West Virginia’s research into muskellunge mortality has spread to other states.
The project, designed to learn how water temperature affects muskies that have been hooked and released, initially focused on fish in West Virginia and Virginia. Since then, North Carolina, Maryland and Wisconsin have signed on.
Jeff Hansbarger, the Division of Natural Resources biologist who coordinates the study, said those other states are providing data researchers in the Mountain State would have had trouble getting.
“They’re helping out with the portion of the project that deals with muskies in ponds,” he explained. “This is big because muskies are low-density fish, and in a hatchery situation with adult fish in a pond, there’s only so many you can have.”
The research focuses on three environments — lakes, rivers and ponds. Biologists implanted radio tracking transmitters in the abdomens of 90 muskies in West Virginia’s Stonewall Jackson Lake and in Virginia’s James River. Anglers who catch and release the fish during the height of summer are being offered rewards to report the catches.
“We expect some of those fish to perish, but we have to have that to find out what we need to know,” Hansbarger said.
Specifically, they want to know at what water temperatures caught-and-released muskies begin to die in significant numbers. The study’s findings should help to settle a long-term argument among anglers, some of whom continue to fish for muskies in warm-water conditions and some of whom stop fishing at the onset of summer.
Hansbarger said the research got off to a slow start because the COVID-19 pandemic kept biologists from capturing enough muskies to provide an acceptable data sample.
“Now we have a total of about 90 fish at both locations,” he added.
The pond component of the study initially focused on just one location — West Virginia’s Palestine Hatchery. Due to the pandemic, electrofishing crews were able to collect just 13 muskies.
“The idea was to catch half the fish and not fish for the other half as a control measure,” Hansbarger said. “Having them in a pond allows us to monitor the temperature and conditions under which the fish are caught, and to monitor the fishes’ long-term health.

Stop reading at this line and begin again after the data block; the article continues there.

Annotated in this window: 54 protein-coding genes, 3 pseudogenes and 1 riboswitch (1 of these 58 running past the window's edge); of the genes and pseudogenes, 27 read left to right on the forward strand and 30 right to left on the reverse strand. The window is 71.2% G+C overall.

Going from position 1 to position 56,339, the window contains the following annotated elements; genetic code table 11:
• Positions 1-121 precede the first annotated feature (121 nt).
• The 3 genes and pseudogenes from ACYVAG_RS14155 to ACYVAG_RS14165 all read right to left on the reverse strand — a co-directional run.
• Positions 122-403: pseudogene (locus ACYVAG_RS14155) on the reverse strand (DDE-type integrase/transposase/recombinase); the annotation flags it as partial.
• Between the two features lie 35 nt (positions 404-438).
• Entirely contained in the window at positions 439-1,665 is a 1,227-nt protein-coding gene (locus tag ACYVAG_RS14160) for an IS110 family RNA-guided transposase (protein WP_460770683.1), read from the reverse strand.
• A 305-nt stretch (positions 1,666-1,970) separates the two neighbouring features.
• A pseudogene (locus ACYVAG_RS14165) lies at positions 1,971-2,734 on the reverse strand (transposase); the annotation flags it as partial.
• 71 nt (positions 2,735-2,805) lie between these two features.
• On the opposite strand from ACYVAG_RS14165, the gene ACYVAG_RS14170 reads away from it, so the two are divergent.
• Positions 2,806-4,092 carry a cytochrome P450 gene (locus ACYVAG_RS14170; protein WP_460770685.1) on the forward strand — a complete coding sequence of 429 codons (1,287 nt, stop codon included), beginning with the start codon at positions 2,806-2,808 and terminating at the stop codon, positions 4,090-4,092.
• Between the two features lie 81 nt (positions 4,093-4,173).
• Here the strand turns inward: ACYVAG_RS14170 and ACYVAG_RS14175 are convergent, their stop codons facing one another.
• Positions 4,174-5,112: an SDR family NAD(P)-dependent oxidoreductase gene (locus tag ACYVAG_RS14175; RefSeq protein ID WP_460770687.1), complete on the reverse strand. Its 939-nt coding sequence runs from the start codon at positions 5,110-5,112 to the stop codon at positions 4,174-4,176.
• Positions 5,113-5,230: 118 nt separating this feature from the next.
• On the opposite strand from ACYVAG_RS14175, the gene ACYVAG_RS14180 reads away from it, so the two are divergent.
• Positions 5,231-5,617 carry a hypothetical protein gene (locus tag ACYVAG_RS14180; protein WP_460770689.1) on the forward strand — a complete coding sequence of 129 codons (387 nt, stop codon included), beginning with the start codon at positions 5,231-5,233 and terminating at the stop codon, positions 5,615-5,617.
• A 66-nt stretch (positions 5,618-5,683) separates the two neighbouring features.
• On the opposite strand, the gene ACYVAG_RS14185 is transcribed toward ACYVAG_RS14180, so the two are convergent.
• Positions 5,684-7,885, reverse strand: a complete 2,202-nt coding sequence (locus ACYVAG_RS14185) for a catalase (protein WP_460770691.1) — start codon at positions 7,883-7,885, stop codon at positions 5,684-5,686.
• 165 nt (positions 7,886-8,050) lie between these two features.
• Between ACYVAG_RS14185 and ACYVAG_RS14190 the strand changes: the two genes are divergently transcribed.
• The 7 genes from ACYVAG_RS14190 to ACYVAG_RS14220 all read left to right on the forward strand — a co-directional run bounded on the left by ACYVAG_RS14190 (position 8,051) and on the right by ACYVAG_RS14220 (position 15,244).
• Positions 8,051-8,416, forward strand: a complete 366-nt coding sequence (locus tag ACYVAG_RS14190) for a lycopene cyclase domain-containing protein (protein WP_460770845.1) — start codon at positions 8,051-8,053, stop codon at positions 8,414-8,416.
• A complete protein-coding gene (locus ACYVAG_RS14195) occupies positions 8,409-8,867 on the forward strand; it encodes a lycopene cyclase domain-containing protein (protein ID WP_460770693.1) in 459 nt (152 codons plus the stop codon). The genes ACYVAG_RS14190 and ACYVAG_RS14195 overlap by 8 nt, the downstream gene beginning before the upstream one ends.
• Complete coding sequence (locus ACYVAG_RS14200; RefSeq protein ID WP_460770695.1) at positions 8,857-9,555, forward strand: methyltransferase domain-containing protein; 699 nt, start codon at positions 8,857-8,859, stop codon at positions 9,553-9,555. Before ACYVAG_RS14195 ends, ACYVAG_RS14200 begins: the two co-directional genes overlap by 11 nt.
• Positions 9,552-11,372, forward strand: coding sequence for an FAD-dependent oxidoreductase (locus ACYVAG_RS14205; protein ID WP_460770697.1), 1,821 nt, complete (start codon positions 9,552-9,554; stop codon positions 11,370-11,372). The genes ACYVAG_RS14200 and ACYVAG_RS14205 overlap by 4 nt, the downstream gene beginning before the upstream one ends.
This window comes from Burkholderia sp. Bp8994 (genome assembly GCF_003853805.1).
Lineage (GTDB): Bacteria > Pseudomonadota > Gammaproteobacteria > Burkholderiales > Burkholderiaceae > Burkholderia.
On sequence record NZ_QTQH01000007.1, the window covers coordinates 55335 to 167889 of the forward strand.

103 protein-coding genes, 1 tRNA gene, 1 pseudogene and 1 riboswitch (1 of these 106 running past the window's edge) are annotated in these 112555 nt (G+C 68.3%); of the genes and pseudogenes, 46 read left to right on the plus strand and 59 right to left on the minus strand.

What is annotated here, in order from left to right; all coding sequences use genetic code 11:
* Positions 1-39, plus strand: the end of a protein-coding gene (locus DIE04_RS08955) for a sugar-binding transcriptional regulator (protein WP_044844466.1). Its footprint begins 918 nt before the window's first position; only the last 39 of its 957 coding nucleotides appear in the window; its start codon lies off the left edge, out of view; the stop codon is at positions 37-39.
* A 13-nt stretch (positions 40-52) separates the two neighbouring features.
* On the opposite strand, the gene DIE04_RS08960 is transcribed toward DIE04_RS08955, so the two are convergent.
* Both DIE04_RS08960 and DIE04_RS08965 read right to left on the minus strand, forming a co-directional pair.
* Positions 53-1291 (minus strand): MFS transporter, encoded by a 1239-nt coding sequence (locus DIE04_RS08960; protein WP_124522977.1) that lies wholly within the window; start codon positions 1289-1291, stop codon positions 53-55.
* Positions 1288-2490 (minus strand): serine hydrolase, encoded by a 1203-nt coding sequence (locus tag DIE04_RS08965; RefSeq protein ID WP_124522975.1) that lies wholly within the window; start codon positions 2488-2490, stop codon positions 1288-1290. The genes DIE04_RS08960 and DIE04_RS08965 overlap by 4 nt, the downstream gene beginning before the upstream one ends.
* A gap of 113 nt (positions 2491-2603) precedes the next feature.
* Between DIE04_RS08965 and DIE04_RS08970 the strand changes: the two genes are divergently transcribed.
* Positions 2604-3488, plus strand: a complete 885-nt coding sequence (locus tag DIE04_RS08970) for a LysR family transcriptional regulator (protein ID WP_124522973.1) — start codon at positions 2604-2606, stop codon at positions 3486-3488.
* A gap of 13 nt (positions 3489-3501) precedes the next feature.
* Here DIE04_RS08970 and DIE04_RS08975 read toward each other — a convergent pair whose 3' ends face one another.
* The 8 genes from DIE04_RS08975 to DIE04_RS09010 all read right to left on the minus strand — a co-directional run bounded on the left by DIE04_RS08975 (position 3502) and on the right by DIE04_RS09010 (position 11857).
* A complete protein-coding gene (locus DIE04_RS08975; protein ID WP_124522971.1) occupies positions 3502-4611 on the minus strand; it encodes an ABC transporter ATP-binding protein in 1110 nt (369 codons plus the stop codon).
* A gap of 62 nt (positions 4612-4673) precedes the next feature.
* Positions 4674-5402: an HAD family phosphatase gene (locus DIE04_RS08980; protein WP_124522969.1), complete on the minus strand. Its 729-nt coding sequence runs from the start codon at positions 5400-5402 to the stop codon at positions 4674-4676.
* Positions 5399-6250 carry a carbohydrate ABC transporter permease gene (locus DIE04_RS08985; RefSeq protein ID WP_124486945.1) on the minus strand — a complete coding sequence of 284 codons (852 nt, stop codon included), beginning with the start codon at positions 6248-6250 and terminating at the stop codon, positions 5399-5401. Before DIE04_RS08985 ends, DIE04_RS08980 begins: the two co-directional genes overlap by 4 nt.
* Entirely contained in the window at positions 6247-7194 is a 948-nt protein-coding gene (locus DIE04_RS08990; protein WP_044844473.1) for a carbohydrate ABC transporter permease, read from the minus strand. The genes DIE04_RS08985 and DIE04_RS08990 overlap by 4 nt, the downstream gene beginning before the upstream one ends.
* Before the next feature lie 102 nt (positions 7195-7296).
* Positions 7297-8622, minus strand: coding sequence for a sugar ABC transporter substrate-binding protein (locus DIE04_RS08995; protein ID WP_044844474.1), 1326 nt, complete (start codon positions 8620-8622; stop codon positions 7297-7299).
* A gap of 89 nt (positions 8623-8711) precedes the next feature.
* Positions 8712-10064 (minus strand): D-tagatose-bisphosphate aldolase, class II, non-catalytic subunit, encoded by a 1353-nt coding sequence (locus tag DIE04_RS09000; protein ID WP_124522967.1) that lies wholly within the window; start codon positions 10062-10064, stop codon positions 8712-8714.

“When the water temperature maxes out, we drain the ponds, count the fish to see if any of them died, and release the rest back to the waters we captured them from.”
This year, with COVID-19 no longer constraining sampling efforts, crews were able to collect 40 fish for the two ponds at Palestine. Even with that many fish, Hansbarger wondered if enough data would be collected.
That’s where the other states came in.
“Those other states had more hatchery space, and it was easier for them to set up ponds with muskies in them,” Hansbarger said. “We’ll get data from Wisconsin, which is in the heart of the species’ home range, and we’ll also get data from West Virginia, Virginia, North Carolina and Maryland, which are on the edges of that home range.”
Although he said he doesn’t want to fully “let the cat out of the bag,” Hansbarger offered glimpses into some of the study’s preliminary findings.
“There hasn’t seemed to be much [mortality among muskies hooked in warm-water conditions], but this is only the first year,” he said.
“We had one mortality at Stonewall, but that fish was hooked in the gills and wouldn’t have survived anyway. A few fish died in the James River, but there were no signs the fish had been hooked. There just seems to be a lot of natural mortality on that river, with fish going over low-head dams and things like that.”
He said the findings from last year’s cohort of muskies kept at Palestine seemed to indicate that muskies feed much less often when water temperatures rise well above their comfort level.
“During the dead of summer, the muskies in the ponds sort of shut down,” he added. “[Graduate student] Taylor [Boothe] took a very small percentage of what was put in there.”
Information from this year’s summertime catches, which are ongoing, will be factored into the multi-year study’s database.